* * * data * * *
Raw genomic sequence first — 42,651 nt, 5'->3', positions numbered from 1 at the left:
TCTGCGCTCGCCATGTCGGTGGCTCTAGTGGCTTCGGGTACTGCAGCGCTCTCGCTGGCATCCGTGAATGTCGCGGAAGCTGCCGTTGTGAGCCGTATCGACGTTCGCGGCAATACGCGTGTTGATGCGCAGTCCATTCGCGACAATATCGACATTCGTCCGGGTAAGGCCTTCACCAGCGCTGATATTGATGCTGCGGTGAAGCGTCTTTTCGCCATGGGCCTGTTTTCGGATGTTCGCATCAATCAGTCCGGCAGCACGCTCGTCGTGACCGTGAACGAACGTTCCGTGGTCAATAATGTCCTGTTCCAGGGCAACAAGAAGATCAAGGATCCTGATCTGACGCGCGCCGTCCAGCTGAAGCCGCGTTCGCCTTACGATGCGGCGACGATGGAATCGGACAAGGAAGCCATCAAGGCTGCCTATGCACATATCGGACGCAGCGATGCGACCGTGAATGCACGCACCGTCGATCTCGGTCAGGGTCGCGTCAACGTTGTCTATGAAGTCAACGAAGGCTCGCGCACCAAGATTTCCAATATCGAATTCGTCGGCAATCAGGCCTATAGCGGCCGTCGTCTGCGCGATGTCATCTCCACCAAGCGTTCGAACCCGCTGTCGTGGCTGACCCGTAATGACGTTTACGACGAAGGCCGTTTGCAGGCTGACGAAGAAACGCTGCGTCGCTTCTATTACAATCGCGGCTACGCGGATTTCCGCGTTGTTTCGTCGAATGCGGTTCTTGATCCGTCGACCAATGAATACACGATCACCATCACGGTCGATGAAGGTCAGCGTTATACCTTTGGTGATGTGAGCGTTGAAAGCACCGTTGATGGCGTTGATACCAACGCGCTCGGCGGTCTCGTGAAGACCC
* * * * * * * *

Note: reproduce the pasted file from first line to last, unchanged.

Raw genomic sequence first — 42,651 nt, 5'->3', positions numbered from 1 at the left:
TCTGCGCTCGCCATGTCGGTGGCTCTAGTGGCTTCGGGTACTGCAGCGCTCTCGCTGGCATCCGTGAATGTCGCGGAAGCTGCCGTTGTGAGCCGTATCGACGTTCGCGGCAATACGCGTGTTGATGCGCAGTCCATTCGCGACAATATCGACATTCGTCCGGGTAAGGCCTTCACCAGCGCTGATATTGATGCTGCGGTGAAGCGTCTTTTCGCCATGGGCCTGTTTTCGGATGTTCGCATCAATCAGTCCGGCAGCACGCTCGTCGTGACCGTGAACGAACGTTCCGTGGTCAATAATGTCCTGTTCCAGGGCAACAAGAAGATCAAGGATCCTGATCTGACGCGCGCCGTCCAGCTGAAGCCGCGTTCGCCTTACGATGCGGCGACGATGGAATCGGACAAGGAAGCCATCAAGGCTGCCTATGCACATATCGGACGCAGCGATGCGACCGTGAATGCACGCACCGTCGATCTCGGTCAGGGTCGCGTCAACGTTGTCTATGAAGTCAACGAAGGCTCGCGCACCAAGATTTCCAATATCGAATTCGTCGGCAATCAGGCCTATAGCGGCCGTCGTCTGCGCGATGTCATCTCCACCAAGCGTTCGAACCCGCTGTCGTGGCTGACCCGTAATGACGTTTACGACGAAGGCCGTTTGCAGGCTGACGAAGAAACGCTGCGTCGCTTCTATTACAATCGCGGCTACGCGGATTTCCGCGTTGTTTCGTCGAATGCGGTTCTTGATCCGTCGACCAATGAATACACGATCACCATCACGGTCGATGAAGGTCAGCGTTATACCTTTGGTGATGTGAGCGTTGAAAGCACCGTTGATGGCGTTGATACCAACGCGCTCGGCGGTCTCGTGAAGACCC